Make us your home page

U.S. economy grew at 1.5 percent rate in third quarter

Major components of the economy such as consumer demand have held up well in recent months. [Associated Press]

Major components of the economy such as consumer demand have held up well in recent months. [Associated Press] 

Despite still-healthy spending by consumers, U.S. economic growth slowed significantly in the third quarter, the government said Thursday.

At an annualized rate of 1.5 percent, the growth tempo in July, August and September shows a marked drop from the 3.9 percent pace in the second quarter.

Wall Street had expected the Commerce Department data to show a slowdown in the third quarter, with economists looking for a growth rate of 1.6 percent before the report.

Thursday's report is the first of three estimates the government will make and the numbers could be revised upward or downward as more data come in.

Much of the downshift was because of slower inventory accumulation, as businesses let stockpiles of goods in warehouses and on store shelves unwind a bit rather than making big additions as they had done in the first half of 2015.

Although the lackluster headline number will not stir much excitement, major components of the economy such as consumer demand have held up well in recent months. Consumption rose 3.2 percent last quarter.

Residential investment also remained healthy last quarter, a sign that the housing market continued to provide the overall economy with a much-needed tailwind.

"Personal consumption is the 800-pound gorilla of the economy," said Scott Clemons, chief investment strategist at Brown Brothers Harriman. "It's quite good, especially given that the recovery is a bit long in the tooth."

Indeed, the pluses and minuses buried in the details of Thursday's report highlight the contradictions that economists, Federal Reserve policymakers and ordinary consumers all have to contend with after more than six years of tepid economic growth.

Some sectors — technology, health care, finance — are enjoying conditions that echo the booming 1990s or the housing bubble of a decade ago.

Things could not be more different in areas of the economy that depend on commodity prices, like the oil and gas industry, which is cutting jobs amid a downturn in energy prices. Manufacturers, too, have felt headwinds as the strong dollar and weakness in China have hurt sales overseas.

Echoing this pattern, economic conditions are best on the coasts, especially the Northeast as well as Silicon Valley, while broad swaths of the country's midsection are struggling.

U.S. economy grew at 1.5 percent rate in third quarter 10/29/15 [Last modified: Thursday, October 29, 2015 7:07pm]
Photo reprints | Article reprints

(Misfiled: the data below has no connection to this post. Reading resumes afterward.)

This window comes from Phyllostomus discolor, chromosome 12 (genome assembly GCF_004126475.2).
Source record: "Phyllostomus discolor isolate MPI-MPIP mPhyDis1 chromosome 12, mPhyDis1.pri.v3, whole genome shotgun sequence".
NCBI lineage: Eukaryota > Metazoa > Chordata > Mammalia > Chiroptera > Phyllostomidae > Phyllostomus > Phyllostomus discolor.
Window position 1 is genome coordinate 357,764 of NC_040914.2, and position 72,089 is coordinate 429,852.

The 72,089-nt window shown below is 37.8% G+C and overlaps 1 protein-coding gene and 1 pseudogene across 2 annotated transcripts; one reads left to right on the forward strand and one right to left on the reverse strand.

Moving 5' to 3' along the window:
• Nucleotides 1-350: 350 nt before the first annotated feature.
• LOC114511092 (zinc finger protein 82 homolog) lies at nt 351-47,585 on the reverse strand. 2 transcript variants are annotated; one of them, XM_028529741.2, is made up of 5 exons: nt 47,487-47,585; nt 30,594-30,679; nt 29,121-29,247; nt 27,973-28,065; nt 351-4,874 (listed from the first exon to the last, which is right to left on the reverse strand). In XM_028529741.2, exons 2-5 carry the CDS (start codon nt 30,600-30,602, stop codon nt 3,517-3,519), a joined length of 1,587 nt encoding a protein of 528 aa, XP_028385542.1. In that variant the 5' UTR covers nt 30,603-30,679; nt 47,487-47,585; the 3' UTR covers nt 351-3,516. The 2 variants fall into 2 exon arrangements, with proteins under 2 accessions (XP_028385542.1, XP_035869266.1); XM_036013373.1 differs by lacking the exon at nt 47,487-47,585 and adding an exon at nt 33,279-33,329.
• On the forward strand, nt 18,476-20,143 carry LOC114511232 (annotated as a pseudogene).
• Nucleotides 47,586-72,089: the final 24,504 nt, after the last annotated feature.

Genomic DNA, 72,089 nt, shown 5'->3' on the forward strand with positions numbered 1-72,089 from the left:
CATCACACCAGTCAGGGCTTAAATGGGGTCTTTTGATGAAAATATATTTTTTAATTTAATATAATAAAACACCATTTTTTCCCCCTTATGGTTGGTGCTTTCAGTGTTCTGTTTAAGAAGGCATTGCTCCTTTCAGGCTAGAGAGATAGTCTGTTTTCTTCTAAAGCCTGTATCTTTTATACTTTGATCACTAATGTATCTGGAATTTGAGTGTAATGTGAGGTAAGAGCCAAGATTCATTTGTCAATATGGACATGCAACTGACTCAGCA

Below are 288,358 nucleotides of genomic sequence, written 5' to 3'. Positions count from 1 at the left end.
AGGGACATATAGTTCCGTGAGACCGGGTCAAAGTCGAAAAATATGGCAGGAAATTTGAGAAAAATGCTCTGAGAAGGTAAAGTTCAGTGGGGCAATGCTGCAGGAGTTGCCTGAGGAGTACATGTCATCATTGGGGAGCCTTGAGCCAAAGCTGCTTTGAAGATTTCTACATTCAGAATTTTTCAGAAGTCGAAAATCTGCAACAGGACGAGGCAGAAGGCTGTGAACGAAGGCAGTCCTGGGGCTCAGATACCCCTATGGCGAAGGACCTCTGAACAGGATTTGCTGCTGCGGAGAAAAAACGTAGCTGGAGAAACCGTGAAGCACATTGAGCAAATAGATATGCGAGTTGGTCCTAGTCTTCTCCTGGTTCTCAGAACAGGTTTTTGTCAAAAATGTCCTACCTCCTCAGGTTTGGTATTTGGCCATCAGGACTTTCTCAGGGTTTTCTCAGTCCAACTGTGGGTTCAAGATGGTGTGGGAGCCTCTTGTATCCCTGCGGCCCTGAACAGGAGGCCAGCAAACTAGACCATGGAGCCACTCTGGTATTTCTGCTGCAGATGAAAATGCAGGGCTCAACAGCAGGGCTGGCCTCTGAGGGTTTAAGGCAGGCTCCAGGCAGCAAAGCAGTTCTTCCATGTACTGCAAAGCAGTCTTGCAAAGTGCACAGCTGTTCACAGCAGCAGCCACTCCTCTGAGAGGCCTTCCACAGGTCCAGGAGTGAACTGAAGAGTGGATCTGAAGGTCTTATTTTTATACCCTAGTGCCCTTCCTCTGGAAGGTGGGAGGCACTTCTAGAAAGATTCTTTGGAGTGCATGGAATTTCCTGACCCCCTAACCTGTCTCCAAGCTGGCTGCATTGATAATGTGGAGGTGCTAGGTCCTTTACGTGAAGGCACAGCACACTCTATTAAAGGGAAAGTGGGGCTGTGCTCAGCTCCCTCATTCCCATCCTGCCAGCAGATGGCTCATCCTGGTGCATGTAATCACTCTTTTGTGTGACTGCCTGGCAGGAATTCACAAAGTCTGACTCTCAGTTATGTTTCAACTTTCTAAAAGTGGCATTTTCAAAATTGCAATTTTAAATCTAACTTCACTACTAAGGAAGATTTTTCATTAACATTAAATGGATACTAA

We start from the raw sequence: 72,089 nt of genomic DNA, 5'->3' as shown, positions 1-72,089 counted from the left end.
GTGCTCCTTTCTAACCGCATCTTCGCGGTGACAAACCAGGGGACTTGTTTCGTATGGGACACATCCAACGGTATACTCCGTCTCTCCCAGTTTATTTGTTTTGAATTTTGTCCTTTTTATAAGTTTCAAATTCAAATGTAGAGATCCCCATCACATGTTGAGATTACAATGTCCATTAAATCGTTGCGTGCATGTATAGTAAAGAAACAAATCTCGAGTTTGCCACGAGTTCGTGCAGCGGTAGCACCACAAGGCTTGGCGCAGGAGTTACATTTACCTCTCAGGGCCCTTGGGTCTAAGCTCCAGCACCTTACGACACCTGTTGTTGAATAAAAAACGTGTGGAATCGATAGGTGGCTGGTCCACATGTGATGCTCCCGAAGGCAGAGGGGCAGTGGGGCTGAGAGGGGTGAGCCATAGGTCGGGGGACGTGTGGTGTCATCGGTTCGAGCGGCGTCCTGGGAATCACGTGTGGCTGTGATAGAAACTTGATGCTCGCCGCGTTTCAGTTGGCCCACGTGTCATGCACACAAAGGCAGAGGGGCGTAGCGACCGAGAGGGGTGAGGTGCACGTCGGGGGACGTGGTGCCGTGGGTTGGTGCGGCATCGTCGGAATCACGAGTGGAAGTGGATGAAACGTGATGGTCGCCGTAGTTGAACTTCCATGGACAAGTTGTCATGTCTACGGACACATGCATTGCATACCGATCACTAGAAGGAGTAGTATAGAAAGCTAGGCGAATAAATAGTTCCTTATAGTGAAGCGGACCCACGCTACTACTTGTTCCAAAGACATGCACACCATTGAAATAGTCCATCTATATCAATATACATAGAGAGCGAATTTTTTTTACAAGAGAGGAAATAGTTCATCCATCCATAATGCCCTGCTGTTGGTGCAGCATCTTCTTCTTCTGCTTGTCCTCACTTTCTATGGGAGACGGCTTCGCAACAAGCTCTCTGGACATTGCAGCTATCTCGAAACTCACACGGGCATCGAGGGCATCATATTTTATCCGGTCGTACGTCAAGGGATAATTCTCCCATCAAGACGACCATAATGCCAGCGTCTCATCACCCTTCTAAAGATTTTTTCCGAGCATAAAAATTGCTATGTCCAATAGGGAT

Copyright: For copyright information, please check with the distributor of this item, New York Times.

Join the discussion: Click to view comments, add yours

  1. Tampa International named among least expensive airports


    TAMPA — Florida airports apparently have a knack for getting it done cheaply.

    According to RewardExpert, Tampa International Airport is the fifth least expensive domestic airport. 
[CHARLIE KAIJO   |   Times
 file photo]

  2. Tampa-based vXchnge secures $200M loan to expand operations


    TAMPA — Tampa-based vXchnge, which operates data centers in 14 metro areas, has secured a loan for roughly $200 million for "major expansions and enhancements."

    Tampa-based vXchnge, a data center provider, secured a $200 million loan. Pictured is CEO Keith Olsen. | [Courtesy of vXchnge]
  3. No toll lanes north of downtown Tampa in three of four interstate proposals


    TAMPA — Express lanes may not be coming to downtown Tampa after all. Or at least not to the stretch of Interstate 275 that goes north through Bearss Avenue.

    Seminole Heights resident Kimberly Overman discusses the new interstate options with V.M. Ybor resident Chris Vela (left), Hillsborough County Commissioner Pat Kemp and HNTB consultant Chloe Coney during a Tampa Bay Express meeting Monday night at the Barrymore Hotel. [CAITLIN JOHNSTON  |  Times]
  4. Pinellas commission set to discuss next budget, licensing board

    Local Government

    CLEARWATER –– The Pinellas County Commission will be busy on Tuesday.

  5. Pinellas grants St. Pete's request to add millions to pier budget

    Local Government

    Times Staff Writer

    The Pinellas County Commission has granted St. Petersburg Mayor Rick Kriseman's request to dedicate millions more toward the city's new pier.

    The St. Petersburg City Council on Thursday  voted 7-1 to appropriate $17.6 million for the over-water portion of the Pier District. This is a rendering of what the new Pier District could look like. [Courtesy of St. Petersburg]